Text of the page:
Yes, I understand that the “confidence shock” produced by the brutal (if not embarrassing) debt-ceiling battle, the downgrade of U.S. sovereign debt, and the 17.5% hit investors have taken in their IRA’s and 401(k) plans, may be responsible for the decline in the sentiment surveys. But, isn’t it possible that it isn’t different this time?
Then there are the issues across the pond. Isn’t it possible that the debt bubble could actually burst in Europe? Yes, I know, the powers-that-be aren’t going to let that happen and everything will be fine. But, come on, let’s be honest; isn’t it possible?
And isn’t it possible that the great stock market values the talking heads (who tend to be long-only mutual fund managers, btw) continue to yammer on about could become even better values? Remember, during bad times, the buyers that are around aren’t usually willing to pay the same multiples they did during better economic times.
Oh, and what about earnings? I will agree that the most recent quarterly parade was impressive indeed. The beat-to-miss ratio was actually a little better than the prior quarter while the revenue picture was surprisingly strong. But isn’t it possible that a slowing economy could wind up putting a big dent in earnings going forward? Let’s not forget that the stock market is a discounting mechanism for the future.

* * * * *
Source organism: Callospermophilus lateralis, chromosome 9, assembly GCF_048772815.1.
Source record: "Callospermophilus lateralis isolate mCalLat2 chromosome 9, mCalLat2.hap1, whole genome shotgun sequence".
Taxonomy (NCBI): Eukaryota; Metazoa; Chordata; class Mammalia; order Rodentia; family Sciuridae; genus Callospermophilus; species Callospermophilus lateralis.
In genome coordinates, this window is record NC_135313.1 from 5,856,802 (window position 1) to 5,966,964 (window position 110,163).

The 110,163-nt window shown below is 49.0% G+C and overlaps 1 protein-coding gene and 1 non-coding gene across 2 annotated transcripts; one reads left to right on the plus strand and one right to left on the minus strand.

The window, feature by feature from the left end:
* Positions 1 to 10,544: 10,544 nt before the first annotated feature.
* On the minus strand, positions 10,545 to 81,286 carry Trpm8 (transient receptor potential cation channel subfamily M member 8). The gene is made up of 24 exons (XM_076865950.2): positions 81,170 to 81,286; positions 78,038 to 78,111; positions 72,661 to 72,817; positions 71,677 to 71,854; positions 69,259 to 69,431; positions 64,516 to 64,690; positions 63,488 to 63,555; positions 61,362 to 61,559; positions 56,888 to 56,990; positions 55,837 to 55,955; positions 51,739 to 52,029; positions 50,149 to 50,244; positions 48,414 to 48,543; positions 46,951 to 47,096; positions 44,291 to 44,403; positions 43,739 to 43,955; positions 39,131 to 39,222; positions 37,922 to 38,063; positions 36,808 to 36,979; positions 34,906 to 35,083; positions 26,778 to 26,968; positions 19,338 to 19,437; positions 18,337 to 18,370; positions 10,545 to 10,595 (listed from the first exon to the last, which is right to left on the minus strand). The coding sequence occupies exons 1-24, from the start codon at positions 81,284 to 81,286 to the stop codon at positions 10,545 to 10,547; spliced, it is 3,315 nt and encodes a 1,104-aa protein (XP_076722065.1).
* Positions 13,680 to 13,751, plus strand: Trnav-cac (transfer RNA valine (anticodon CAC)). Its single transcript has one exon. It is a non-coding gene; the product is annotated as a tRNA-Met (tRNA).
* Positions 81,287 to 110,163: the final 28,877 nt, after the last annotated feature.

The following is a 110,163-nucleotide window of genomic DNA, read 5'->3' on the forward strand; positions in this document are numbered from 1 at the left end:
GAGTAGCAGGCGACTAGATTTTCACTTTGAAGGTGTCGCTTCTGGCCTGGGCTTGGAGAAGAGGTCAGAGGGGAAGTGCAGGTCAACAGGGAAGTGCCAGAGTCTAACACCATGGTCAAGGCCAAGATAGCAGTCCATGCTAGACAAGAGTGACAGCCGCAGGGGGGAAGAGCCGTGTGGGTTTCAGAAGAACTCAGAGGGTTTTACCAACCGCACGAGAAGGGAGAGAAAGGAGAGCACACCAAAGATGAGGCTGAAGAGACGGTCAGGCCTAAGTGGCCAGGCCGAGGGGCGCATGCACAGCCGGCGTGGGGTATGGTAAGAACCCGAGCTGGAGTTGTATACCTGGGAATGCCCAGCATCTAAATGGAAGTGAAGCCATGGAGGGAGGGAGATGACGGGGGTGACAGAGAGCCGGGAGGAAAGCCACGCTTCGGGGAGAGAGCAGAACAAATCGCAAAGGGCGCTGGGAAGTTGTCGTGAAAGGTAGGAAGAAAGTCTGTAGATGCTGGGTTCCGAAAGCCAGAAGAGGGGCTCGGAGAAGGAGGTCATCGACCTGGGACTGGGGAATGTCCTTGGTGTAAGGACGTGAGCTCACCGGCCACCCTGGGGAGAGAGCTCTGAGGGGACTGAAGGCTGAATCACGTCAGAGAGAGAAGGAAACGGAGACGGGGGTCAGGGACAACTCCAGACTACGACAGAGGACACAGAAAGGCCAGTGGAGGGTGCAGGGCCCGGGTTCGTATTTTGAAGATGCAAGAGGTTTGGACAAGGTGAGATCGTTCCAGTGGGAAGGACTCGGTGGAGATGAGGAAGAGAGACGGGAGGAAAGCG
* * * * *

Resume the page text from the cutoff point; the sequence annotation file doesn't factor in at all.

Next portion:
Before you start sending me bear-mail, let me turn the tables and look at the bright side for a moment. So, isn’t it also possible that Mr. Bernanke will come up with something in the shock-and-awe category this Friday? After all, the Fed Chairman has been fairly committed to the idea of keeping the economy out a Japanese-style deflationary spiral. And since the majority of the FOMC still backs its fearless leader, I’m not sure it is a good idea to give up on Helicopter Ben just yet.
Isn’t it also possible that the EU could eventually produce a united front via Eurobonds or that the G-7 could get together and produce some shock-and-awe of their own in an effort to put the European debt mess to bed? Maybe things aren’t quite bad enough for this to occur just yet, but isn’t it possible for the most powerful countries in the world to mount their white horses together and fix this thing once and for all?
Finally, isn’t it possible that the “retest” phase of the waterfall pattern could be playing out as I type? If this is the case, then we should expect a second rally to begin momentarily. In fact, history shows that most waterfall declines do eventually give way to strong upward moves as the bull markets that were often intact prior to the big dives resume their winning ways.